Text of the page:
Every time I log into Netflix I make a horrible mistake.
No, it's not binge-watching the latest TV show only to emerge from my home one week later, pale-faced, unshorn, and dishevelled. The mistake I make is navigating to the travel documentary section. My issue isn't confined to Netflix, my Instagram and Twitter feeds are flooded with travel photographers, adventurers, and sponsered athletes. I watch as people who are paid to do the activities I love frolic around the world while I sit in my onesie crying into my home made trail mix (maybe I'm exaggerating).
In all seriousness, a lot of us suffer from a sense that we are not getting the most out of life. We dream of travel and large scale adventures to remote locations and cultures. This 'travel bug' is intensified by beautiful vistas and beach scenes inundating us on social media and in movies. We often don't see that the number of people who live 'the lifestyle' are few. We also underestimate the amount of work it takes to maintain that way of life and to even attain it in the first place.
People who know me know about my sense of adventure, and that my activity, exercise, and time in the gym all revolve around my need to disappear into the backcountry and push my body to sometimes painful extremes. However, work, family, finances, and day to day routine get in the way of these pursuits. The amount of time daydreaming about these activities outweighs how much time is spent performing them. So what is an adventure driven person to do?
Enter the microadventure. The microadventure is a term popularized by Alastair Humphreys. The microadventure challenges the notion that adventure and travel need to be an all or nothing experience. The idea is encapsulated in the expression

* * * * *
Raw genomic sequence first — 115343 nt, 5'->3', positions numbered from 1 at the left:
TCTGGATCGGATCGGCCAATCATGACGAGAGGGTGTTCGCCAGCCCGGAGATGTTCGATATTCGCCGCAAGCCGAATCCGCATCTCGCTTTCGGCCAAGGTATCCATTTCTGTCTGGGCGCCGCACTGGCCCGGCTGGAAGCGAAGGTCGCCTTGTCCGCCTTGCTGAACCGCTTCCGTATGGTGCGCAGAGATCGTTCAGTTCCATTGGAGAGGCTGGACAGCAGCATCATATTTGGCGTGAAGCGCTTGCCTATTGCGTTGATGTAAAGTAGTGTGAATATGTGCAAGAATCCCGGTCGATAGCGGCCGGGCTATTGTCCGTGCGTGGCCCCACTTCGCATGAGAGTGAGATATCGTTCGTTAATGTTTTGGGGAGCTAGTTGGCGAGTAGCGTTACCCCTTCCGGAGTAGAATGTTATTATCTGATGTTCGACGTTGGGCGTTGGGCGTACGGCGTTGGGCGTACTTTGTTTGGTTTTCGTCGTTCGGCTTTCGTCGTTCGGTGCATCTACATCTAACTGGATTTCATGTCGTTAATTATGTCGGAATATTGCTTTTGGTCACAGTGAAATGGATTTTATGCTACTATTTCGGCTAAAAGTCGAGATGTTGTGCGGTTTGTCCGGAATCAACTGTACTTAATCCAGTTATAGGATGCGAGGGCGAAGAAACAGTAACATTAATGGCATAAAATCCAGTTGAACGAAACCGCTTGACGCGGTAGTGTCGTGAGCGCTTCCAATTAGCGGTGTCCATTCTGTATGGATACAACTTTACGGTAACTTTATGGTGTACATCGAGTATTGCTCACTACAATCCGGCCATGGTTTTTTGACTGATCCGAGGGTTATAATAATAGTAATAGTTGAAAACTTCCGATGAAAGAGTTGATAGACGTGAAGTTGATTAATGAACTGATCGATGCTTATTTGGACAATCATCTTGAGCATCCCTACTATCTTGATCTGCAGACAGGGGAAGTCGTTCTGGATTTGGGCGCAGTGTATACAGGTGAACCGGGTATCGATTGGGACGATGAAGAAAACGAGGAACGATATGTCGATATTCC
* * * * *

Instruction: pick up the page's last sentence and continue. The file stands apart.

"We are defined by the 9 to 5, but what about the 5 to 9"
We have constructed a life dominated by monotonous routine in which we live for our 3 weeks of vacation a year. Often that vacation is so hyped up and we spend so much time preparing for it that it doesn't live up to expectations.
The microadventure challenges us to explore the notion of adventure and travel on a small scale. This can be as simple as exploring a local forest. Maybe it's bringing a camera and exploring a new neighborhood in your city. Maybe it's as big as a Sunday 3am wakeup to drive 4 hours away for a day of exploration. It's amazing how thrilling new perspective can be even on a small scale.
Maybe you've always wanted to try a new activity, most outdoor stores offer cheap rentals. Canoe down a local river, learn to cross country ski or snowshoe. Will it be as magnificent as a surfing the waves in hawaii with diamondhead in the background? No. Will it allow you to appreciate the little things that surround you on a daily basis and help you spend more time in the present? Absolutely.
Here are some more ideas for beginner microadventuring and some great microadventure resources.
1) Go to a local museum and learn about the history of the region. Then go out and explore/photograph the birth of your city/province
2) Pick an activity you have always been too scared or busy to try, then go do it.
3) Take your local transit to the end of the line, explore the food, coffee, and sights of the new neighborhood.
4) Pick an exotic, multistep recipe you have never tried before. Even if it flops you will gain from the flavors, smells, and cooking process.
5) Keep a notebook and record your daydreams, then practice distilling them into meaningful and realistic microadventures.